- Cleft palate repair—2-4 hours
How Much Will It Hurt?
Anesthesia prevents pain during surgery. Your child will be given medication to relieve pain or soreness during recovery.
Average Hospital Stay
The surgeries are usually done in a hospital. For a cleft lip repair, your child may have to stay overnight. A longer stay may be required if an additional cleft repair is planned. If your child is having cleft palate repair, the hospital stay is usually 2-3 days.
The hospital staff will:
- Give your child nutrition and fluids through an IV, then later by mouth.
- Give oxygen through the nose, if needed.
- Give your child pain medication.
- Use elbow splints to keep your child’s hands away from the incisions.
During your child's stay, the hospital staff will also take steps to reduce the chance of infection such as:
- Washing their hands
- Wearing gloves or masks
- Keeping your child's incisions covered
There are also steps you can take to reduce your child's chance of infection such as:
- Washing both you and your child's hands often, and reminding visitors and healthcare providers to do the same
- Reminding your child's healthcare providers to wear gloves or masks
- Not allowing others to touch your child's incision
When you return home, do the following to help ensure a smooth recovery for your child:
- At first, your baby will be given fluids using a special bottle with a rubber-tip syringe or a spoutless cup. You will then be instructed to resume your baby’s normal breastmilk or formula feedings. If your child had cleft lip repair and is old enough, you will be able to feed them a soft diet using a spoon. If your child had cleft palate repair, start with a liquid diet, because food and utensils could interfere with the healing process.
- If your school-age child had surgery, they may struggle with teasing from their classmates. Encourage your child to talk to you. Be there to listen to their concerns. Your child may also benefit from working with a therapist. This can help them cope with their condition and surgeries.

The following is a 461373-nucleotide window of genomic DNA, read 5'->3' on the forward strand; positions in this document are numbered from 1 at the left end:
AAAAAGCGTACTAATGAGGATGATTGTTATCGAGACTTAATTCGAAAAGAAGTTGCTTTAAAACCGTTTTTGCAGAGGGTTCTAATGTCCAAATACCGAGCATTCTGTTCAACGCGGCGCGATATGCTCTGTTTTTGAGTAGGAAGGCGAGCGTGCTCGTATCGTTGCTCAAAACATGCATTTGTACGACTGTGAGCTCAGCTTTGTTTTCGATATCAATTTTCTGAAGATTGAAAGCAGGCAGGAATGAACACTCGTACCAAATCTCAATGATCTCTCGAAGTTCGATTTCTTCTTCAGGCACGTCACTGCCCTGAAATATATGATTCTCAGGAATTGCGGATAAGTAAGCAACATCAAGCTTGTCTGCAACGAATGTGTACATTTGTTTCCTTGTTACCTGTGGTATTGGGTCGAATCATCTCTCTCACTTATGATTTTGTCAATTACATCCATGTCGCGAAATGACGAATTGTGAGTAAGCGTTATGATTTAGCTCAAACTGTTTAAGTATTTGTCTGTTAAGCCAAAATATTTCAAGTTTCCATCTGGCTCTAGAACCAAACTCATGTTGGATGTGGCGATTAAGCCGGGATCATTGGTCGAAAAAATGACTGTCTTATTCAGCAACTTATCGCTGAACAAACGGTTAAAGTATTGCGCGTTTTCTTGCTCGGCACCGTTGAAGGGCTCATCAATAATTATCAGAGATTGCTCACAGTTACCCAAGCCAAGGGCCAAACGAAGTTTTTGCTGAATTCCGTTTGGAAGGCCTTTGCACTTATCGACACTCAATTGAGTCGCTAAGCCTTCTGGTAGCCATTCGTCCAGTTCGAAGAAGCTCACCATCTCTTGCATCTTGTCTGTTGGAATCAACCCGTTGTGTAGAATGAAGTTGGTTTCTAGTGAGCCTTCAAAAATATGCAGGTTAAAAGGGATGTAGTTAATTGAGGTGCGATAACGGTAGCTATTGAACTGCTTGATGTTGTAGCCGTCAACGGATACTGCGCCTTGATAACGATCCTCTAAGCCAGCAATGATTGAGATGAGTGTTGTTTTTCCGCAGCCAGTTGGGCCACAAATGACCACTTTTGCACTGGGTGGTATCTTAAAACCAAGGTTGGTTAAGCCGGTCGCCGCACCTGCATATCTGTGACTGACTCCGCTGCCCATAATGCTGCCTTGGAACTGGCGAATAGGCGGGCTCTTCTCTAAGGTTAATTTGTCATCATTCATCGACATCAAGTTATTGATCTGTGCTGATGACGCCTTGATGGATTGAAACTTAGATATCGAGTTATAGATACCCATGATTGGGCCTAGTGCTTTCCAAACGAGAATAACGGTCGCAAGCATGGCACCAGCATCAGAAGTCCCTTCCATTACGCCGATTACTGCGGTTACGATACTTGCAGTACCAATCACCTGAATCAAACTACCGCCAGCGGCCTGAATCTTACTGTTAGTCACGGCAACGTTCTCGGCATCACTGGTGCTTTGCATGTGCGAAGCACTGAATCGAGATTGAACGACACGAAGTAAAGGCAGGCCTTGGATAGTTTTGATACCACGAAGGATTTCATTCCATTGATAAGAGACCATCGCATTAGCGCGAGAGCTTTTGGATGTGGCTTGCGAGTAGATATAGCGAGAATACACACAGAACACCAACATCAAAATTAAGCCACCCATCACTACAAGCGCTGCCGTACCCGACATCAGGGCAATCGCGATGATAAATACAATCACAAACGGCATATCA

- Apply sunscreen to your child’s face, especially on the healed incision area.
After the surgeries, you will see scars at the upper lip and nose. These scars will fade with time. After the repairs are done, your child will be able to develop and function normally. In some cases, your child may need more surgeries to improve appearance. Surgeries may also be needed to improve breathing problems, jaw alignment, or speech development.
Call Your Child’s Doctor
It is important to monitor your child's recovery. Alert your child's doctor to any problems. If any of the following occur, call your child's doctor:
- Signs of infection, including fever and chills
- Refusal to drink
- Redness, swelling, increasing pain, or bleeding or discharge from the incision site
- Cough or shortness of breath
- Nausea or vomiting
- Any new symptoms
Call for emergency medical services or go to the emergency room right away if any of the following occurs in your child:
- Signs of dehydration —little or no urination, sunken soft spot on head in babies, no tears when crying, dry and cracked lips
- Fast breathing or trouble breathing
- Blue or gray skin color
- Not waking up or not interacting
If you think your child has an emergency, call for emergency medical services right away.
- Reviewer: Michael Woods, MD
- Review Date: 09/2016 -
- Update Date: 09/12/2014 -